Lenovo laptops ship with malware called Superfish

February 23, 2015 Logan Bibby

Lenovo is a popular brand of laptop computers sold in the US. They have low end consumer models all the way up to high end business. And for the past two years, some models have been coming preinstalled with a nasty piece of malware called Superfish Visual Discovery.

At the surface, Superfish seems quite innocuous. It replaces Google text ads with image-based advertisements in search. Annoying, but harmless in the grand scheme of things.

However, it seems like Superfish can be quite dangerous. The folks at LastPass, a password manager, explained why quite well in a recent blog post:

It was discovered that the Superfish software was installing its own self-signed Root Certificate Authority so that the Superfish software always appears as a trusted party. The Superfish software would have the ability to then intercept supposedly-secure communications to websites via a man-in-the-middle attack. Researchers also confirmed that hackers on the same network, like an open WiFi hotspot at a coffee shop, can exploit Superfish to steal things like your banking login details or to read your emails.

If you have a Lenovo, priority number one is to get Superfish taken off as soon as possible. Thankfully, Lastpass has made it easy to detect the vulnerability caused by Superfish by using an image.

If you see an image that says “You are safe!” on that page, then great! You can stop reading now and rest assured you aren’t vulnerable to the attacks described above. However, if you see anything else, you’ll need to remove the program Superfish and the root certificate it installed.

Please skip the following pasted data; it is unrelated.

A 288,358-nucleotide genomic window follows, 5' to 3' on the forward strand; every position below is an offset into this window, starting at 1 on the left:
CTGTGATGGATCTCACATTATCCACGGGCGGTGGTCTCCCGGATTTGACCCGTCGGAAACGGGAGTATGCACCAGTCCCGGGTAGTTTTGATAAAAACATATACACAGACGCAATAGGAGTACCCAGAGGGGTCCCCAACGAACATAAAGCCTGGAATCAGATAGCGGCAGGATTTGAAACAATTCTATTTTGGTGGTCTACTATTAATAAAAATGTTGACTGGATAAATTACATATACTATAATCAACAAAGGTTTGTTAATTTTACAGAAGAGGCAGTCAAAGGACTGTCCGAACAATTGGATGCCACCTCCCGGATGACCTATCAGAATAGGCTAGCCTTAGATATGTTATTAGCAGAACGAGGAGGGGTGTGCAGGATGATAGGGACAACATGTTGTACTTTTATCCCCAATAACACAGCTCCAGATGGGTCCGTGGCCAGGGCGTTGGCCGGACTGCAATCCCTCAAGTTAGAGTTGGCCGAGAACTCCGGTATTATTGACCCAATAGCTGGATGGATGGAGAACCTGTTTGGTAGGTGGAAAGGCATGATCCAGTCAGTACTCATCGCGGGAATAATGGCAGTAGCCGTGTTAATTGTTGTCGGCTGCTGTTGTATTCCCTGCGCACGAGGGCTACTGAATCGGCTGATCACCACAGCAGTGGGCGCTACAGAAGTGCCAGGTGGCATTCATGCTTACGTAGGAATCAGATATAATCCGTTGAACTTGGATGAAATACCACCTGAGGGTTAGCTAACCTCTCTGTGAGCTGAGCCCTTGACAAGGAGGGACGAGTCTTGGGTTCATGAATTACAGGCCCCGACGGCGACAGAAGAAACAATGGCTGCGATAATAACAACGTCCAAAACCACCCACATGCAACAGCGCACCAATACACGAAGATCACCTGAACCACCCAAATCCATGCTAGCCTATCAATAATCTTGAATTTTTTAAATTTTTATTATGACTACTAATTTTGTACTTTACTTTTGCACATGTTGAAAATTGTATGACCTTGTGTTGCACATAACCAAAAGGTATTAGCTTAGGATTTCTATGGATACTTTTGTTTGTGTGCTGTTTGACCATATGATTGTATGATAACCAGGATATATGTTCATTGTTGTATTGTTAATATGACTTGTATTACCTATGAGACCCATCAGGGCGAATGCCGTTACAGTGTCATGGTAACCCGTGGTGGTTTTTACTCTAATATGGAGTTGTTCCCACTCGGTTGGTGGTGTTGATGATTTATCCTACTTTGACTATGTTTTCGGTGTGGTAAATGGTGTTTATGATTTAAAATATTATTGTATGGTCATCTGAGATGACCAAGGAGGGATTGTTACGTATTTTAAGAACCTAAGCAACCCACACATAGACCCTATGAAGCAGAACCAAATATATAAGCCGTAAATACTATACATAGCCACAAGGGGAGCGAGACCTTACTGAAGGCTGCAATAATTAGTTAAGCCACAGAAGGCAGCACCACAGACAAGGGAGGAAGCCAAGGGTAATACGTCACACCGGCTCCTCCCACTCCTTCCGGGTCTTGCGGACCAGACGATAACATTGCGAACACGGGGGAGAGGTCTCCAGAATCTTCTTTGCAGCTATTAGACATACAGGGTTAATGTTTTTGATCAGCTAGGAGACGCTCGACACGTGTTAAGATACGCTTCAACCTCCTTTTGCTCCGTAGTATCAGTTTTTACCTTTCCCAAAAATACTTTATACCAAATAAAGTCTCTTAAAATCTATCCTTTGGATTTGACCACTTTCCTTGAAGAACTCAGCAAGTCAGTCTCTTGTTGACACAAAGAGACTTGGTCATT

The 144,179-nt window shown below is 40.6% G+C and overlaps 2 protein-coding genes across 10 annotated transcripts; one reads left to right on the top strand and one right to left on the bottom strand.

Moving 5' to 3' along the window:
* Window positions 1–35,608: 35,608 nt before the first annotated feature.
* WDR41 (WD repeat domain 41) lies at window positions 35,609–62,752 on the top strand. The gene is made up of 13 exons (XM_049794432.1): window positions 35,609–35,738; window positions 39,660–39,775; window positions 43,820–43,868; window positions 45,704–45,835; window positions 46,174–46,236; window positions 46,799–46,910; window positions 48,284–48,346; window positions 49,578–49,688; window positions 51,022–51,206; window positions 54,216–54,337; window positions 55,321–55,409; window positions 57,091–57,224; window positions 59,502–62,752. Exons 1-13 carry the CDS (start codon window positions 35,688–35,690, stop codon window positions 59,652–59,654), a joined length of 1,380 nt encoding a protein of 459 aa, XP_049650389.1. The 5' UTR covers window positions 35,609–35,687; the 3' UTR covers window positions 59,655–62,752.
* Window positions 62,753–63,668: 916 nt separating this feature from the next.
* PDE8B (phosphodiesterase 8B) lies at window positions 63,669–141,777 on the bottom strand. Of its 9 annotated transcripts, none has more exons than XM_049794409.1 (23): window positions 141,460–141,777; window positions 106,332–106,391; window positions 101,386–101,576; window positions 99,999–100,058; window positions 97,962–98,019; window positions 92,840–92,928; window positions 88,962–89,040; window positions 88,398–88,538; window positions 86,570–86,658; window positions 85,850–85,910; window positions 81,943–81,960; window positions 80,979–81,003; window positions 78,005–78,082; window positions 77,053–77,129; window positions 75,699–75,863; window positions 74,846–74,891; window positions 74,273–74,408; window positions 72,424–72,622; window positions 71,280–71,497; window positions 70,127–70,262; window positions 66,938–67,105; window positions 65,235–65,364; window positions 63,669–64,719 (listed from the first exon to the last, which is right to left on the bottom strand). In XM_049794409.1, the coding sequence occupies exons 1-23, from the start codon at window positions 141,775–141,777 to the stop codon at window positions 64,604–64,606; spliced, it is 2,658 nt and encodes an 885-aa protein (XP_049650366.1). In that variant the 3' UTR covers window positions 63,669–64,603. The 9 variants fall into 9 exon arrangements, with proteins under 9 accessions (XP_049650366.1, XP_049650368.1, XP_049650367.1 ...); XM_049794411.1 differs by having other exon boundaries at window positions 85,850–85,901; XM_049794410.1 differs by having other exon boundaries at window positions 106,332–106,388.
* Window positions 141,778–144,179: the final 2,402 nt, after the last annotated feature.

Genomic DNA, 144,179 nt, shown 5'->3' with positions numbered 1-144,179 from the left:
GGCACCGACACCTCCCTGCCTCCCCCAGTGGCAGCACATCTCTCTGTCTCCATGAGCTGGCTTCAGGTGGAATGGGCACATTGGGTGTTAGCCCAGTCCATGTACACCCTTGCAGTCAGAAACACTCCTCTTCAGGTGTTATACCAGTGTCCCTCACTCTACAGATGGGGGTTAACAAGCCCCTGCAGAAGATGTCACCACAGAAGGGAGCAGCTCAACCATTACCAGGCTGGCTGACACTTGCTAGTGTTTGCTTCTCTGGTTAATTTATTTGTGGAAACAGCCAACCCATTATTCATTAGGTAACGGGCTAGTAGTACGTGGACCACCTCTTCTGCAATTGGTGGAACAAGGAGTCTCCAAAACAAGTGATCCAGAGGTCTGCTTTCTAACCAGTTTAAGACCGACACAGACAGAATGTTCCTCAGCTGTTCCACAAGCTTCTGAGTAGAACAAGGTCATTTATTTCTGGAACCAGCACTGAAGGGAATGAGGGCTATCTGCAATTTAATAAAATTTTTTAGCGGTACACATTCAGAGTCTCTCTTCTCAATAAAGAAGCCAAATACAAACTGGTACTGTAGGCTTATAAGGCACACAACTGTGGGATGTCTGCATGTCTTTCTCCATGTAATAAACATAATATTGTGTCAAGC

To uninstall Superfish:

  1. Click on the Windows Start button.
  2. Type “Control Panel” in the search box (or, if you’re using Windows 8, just start typing).
  3. Click on the Control Panel program to open it.
  4. Click “Programs and Features“. If you don’t see it, select “Small Icons” from the View By dropdown.
  5. Scroll through and find “Superfish Inc VisualDiscovery“, right-click, and choose “Uninstall.”
  6. You will need administrative access to remove, so you may have to contact your system administrator for that access.

To remove the root certificates:

  1. Click on the Windows Start button.
  2. Type “certmgr.msc” into the search box (or, if you’re using Windows 8, just start typing). Note: you may need to type the entire program name for it to show as a result.
  3. Click the certmgr program to open it.
  4. You will need administrative access to open the program, so you may have to contact your system administrator for that access.
  5. Click on “Trusted Root Certification Authorities” on the left-hand side.
  6. Double-click on “Certificates” on the right-hand side.
  7. Look for certificates mentioning “Superfish Inc.” under the Issued To, Issued By, or Friendly Name columns; right-click on that certificate, and click “Delete”. Confirm the deletion.
  8. Once you’re finished deleting certificates, close certmgr and restart your browser.
  9. Check back here to ensure you’re safe!

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